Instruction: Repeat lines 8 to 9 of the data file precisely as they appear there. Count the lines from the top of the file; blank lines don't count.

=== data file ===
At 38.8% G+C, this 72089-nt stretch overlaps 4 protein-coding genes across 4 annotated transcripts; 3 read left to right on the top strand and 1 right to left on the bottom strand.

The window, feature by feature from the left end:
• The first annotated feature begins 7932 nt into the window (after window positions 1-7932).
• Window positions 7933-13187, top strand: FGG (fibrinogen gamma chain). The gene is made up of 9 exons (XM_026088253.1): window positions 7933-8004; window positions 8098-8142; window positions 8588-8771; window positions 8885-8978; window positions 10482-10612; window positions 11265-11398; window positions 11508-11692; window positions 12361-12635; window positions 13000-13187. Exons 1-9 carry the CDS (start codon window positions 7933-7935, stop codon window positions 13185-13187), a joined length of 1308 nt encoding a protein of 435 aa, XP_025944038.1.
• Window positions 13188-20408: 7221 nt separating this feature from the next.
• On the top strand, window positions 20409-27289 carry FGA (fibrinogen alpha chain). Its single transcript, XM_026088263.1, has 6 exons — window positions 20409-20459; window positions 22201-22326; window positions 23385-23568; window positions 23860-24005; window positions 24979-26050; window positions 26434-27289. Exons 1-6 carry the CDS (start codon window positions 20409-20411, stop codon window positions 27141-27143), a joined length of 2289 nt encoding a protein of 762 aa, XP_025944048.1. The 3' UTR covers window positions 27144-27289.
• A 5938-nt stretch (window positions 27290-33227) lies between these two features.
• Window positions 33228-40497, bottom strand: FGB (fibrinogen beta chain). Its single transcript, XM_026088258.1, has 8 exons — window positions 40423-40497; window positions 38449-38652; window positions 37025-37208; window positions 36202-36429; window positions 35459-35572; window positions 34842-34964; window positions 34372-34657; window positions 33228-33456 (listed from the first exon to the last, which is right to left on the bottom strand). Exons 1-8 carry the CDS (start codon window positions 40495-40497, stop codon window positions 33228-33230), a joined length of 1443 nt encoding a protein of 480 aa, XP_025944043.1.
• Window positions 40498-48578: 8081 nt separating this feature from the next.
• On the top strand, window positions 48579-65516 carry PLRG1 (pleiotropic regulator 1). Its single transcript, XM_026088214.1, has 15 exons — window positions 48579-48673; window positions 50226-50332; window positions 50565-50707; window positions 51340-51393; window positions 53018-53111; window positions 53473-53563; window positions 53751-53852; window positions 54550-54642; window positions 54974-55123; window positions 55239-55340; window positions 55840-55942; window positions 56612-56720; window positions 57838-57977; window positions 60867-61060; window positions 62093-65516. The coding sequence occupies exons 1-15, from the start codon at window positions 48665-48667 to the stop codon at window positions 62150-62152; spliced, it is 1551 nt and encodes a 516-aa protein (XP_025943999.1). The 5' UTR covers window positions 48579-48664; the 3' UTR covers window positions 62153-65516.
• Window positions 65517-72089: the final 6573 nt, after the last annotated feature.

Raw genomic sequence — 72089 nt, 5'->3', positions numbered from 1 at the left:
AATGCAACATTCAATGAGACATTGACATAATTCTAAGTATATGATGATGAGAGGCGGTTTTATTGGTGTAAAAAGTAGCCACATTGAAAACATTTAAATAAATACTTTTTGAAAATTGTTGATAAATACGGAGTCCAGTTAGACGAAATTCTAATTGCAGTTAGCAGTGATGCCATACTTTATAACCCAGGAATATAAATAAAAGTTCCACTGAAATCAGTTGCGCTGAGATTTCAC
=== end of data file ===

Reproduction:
• Window positions 33228-40497, bottom strand: FGB (fibrinogen beta chain). Its single transcript, XM_026088258.1, has 8 exons — window positions 40423-40497; window positions 38449-38652; window positions 37025-37208; window positions 36202-36429; window positions 35459-35572; window positions 34842-34964; window positions 34372-34657; window positions 33228-33456 (listed from the first exon to the last, which is right to left on the bottom strand). Exons 1-8 carry the CDS (start codon window positions 40495-40497, stop codon window positions 33228-33230), a joined length of 1443 nt encoding a protein of 480 aa, XP_025944043.1.
• Window positions 40498-48578: 8081 nt separating this feature from the next.